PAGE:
First Look: SQL Report Viewer for Silverlight & WPF

In addition to many new exciting components such as MVVM-ready schedule view for Silverlight & WPF and phenomenal ribbon controls for all .NET platforms, the upcoming WebUI Studio volume release will also ship with two amazingly powerful components: a report viewer for SQL Reporting Services and state-of-the-art flow document viewers. In this blog post, I will focus on the report viewer and share what you can expect for the report viewer.

First of all, if you’re not familiar with SQL Service Reporting Services (further abbreviated as SSRS), I’d suggest you to take a look at the product overview here. There are a number of logical reasons why enterprise companies opted for SSRS instead of Crystal Reports or other reporting solutions. Among the reasons are the pre-bundled license (even for SQL Express edition), strong integration with SQL Server and the highly innovative data presentation format called Tablix. For more information, check out the SSRS resources here.

So now that you’ve heavily invested your report solution on SSRS, one big question that might come across your mind would be: How do I display these SSRS reports right in my apps? If you googled this question, you’d end up getting one or two similar answers. You can either create a proxy ASP.NET website to host your report, or directly targeting the native report server URL in a new browser window – look at the screenshot below.

Classic SQL Report Viewer running in browser

You see, the overall experience is not quite enticing as you need to popup a new browser window. The experience just doesn’t feel right as the reporting interface feels like entirely separated from the main application. This is particularly true for enterprise-class business applications which require seamless integration between their reporting and the main modules.

Many of our clients agree (I hope you, too) that the best and the most ideal solution is to have a report viewer that native to the Silverlight or WPF platform. That sounds to be right – and so it’s exactly what we’re working on, a report viewer that is capable to render the SSRS report exactly as designed which is native to both Silverlight and WPF platforms. Say hello to ClientUI Report Viewer for SSRS 2008.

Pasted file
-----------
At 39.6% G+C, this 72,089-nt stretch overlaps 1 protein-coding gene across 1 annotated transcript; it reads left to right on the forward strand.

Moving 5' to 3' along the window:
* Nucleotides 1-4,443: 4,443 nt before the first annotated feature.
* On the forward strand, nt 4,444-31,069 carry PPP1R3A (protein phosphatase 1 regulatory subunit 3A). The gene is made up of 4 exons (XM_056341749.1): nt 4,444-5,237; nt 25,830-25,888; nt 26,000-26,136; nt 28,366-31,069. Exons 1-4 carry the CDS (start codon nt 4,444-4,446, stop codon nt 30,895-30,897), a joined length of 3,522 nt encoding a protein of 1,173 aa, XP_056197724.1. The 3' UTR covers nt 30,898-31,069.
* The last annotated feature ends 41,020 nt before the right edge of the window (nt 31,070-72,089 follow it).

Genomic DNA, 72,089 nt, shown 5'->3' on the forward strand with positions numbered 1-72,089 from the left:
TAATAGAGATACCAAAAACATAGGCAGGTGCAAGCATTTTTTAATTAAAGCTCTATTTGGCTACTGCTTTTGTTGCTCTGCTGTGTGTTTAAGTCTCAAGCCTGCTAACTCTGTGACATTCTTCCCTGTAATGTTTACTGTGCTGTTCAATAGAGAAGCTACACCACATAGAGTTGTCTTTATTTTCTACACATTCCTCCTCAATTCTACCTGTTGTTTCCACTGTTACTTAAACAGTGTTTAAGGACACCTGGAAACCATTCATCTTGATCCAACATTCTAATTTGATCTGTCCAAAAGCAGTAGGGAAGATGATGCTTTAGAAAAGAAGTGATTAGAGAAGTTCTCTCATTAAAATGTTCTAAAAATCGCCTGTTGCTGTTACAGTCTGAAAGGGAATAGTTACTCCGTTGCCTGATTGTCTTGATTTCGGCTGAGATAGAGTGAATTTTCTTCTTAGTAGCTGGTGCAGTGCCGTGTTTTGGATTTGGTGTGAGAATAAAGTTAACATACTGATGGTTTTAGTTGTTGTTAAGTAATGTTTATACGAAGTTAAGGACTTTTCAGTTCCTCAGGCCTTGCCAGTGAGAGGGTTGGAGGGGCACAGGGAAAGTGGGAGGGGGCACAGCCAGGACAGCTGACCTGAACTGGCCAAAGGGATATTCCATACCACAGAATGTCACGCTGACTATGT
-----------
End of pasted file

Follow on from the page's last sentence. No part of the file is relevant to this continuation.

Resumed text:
Seamless Reporting Experiences

ClientUI’s SQL Report Viewer opens up the possibility to create a better, more integrated reporting experiences for Silverlight and WPF apps. This means that you can now display your reports right in your main apps – not on separate browser windows. Here, take a look at the same sales invoice report running seamlessly in a rich Silverlight app.

Introducing ClientUI SQL Report Viewer

Not only you get exact, pixel-perfect results for the display, you also get all the rich experiences of a ClientUI-powered viewer component. Say, the zooming feature, fit to width, printing, expandable/collapsible navigation interface, search, text selection, copy to clipboard and much more.

And if you’re wondering how the report is laid out in the SSRS designer, take a look at the following screenshot. If you compare with the results above, notice that the report viewer renders every SSRS design element precisely, from the position and dimension, to the formatting and styling.

Report Designer

More Than Just Tables

But, wait a minute, how about the support for rich data visualization such as charting and sparklines? Thankfully, it’s well supported through the extensible architecture of our SQL report viewer which enables you to create custom charting renderer. In short, you’ve the freedom to use any third party data visualization that suits you the best.

Too good to be true? Take a look at two of the reference samples below.

Report with sparklines

The above figure shows the SQL Report Viewer in action with sparklines visualization.

Report with charting

The above figure shows the SQL Report Viewer in action with a simple chart.

That’s all for this post. Hopefully my post gives you inspiration on what you can do with SQL report viewer, and how you should design the reporting solution to fit in your rich Silverlight and WPF apps.

As usual, feedback and comments are warmly welcomed. Look out for my next posts on flow document coverage, and possibly release announcement. Stay tuned!


8 thoughts on “First Look: SQL Report Viewer for Silverlight & WPF

  1. George Keradinides

    Great News.
    Do you plan an edition for Lightswitch also?
    Please do include as many controls as possible targeting MSVS Lightswitch to the next version (including SQL Report Viewer).

    1. Jimmy Petrus

      George, thanks for requesting the SQL Report Viewer edition for LightSwitch. I’ve logged your request to our product team.

    1. Jimmy Petrus

      Yannies, thanks for asking about the Metro theme. Frankly speaking, we’re not big fans of Metro design so we’re not quite into it yet. Based on our recent surveys targeting business users, the Metro design receives poor response in terms of acceptance and aesthetical aspects.

      If you’re building LoB apps and believe Metro design will fit well, we’d love to hear your thoughts and feedback.

  2. bap

    Looks great. You all are doing such incredible work! I can’t wait to get my hands on the bits. We use SQL Reporting for many apps (internal and external public facing). Keep up the great work!

  3. Matt

    Great article. There is only one thing missing. Where is the tutorial on how to do this??? That is my biggest complaint about Microsoft. They put out all these great products but they never give us good tutorials on how to use them. 😦


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